• What's on tap for Maryland's liquor laws?: A new task force is reviewing alcohol regulations in Maryland, and the members are looking at everything from production and sales to the impact of alcohol on public health. But mainly, they'll be looking at whether it's the Office of the Comptroller that should continue regulating the industry and enforcing liquor laws. The Task Force to Study State Alcohol Regulation, Enforcement, Safety and Public Health results from legislation passed by the Maryland General Assembly this year. It includes legislators, designees of the state Health Department and Maryland State Police and representatives of the Licensed Beverage Association, Mothers Against Drunk Driving, the medical community, manufacturers, wineries and craft brewers, local law enforcement and members of the public. One of those members of the public, Hagerstown attorney and former state legislator Bruce Poole, is chairing the panel. The task force is just beginning its work; members have met only once so far. The goal is to produce a report with recommendations by December — in time for lawmakers to review when the General Assembly reconvenes in January. Read more at Herald-Mail Media.


  • Parx And Hollywood Casinos Get Green Light For PA Sports Betting: A public meeting of the Pennsylvania Gaming Control Board (PGCB) approved two interactive gaming certificates and three sports betting applications. Penn National was the first operator to apply for a license for PA sports betting. It has now been approved to conduct sports betting at its Hollywood Casino. First bets could be placed as early as November. Like almost all the preliminary PGCB’s authorizations, Penn National will have to comply with a number of conditions before it can start operations. The PGCB also approved Parx Casino, which asked for authorization to start sports betting at its main casino and the South Philadelphia Turf Club. Read more at Legal Sports Betting.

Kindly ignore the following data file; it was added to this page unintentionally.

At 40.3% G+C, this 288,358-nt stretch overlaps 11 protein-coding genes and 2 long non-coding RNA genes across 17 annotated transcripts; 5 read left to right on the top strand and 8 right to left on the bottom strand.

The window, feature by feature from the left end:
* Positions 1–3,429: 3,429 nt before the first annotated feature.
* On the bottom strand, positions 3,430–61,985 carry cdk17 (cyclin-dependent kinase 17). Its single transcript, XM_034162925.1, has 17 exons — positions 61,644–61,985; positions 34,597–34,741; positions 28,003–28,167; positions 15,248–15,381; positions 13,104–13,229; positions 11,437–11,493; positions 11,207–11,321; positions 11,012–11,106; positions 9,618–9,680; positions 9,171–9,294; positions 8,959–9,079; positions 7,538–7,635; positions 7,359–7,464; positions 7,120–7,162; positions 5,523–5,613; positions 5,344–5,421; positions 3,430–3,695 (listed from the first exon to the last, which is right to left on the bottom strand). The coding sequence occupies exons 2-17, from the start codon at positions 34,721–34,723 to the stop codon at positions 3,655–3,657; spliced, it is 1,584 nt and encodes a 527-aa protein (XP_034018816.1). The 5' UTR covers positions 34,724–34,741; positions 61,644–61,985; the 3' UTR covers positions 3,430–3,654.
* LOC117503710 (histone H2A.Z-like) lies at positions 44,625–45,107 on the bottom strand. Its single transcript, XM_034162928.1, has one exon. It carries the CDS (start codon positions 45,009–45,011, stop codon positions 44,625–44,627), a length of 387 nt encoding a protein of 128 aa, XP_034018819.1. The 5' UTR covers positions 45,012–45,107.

• Sports Betting Is Coming to D.C. in February: The District of Columbia should be allowing legal sports bets by the 2019 Major League Baseball season, the council member behind recently introduced legislation said. “I’m hoping, given all the upcoming holidays, that this will become law in the District in February, and then we can have everything in place in time” for the Washington Nationals’ baseball season, council member Jack Evans (D) told Bloomberg Tax. The 2019 Major League Baseball Season kicks off March 28, 2019, and states that have already legalized sports betting have seen a sharp spike in revenue figures because of the 2018-19 National Football League season. The Sports Wagering Lottery Amendment Act of 2018, introduced by Evans Sept. 18, would legalize in-person and online sports bets and levy a 10 percent tax on gross revenue from wagers. It needs the approval of seven council members to advance. It was introduced with the support of six council members, and Evans said he has an additional member who will vote for it. Mayor Muriel Bowser (D) also backs the bill.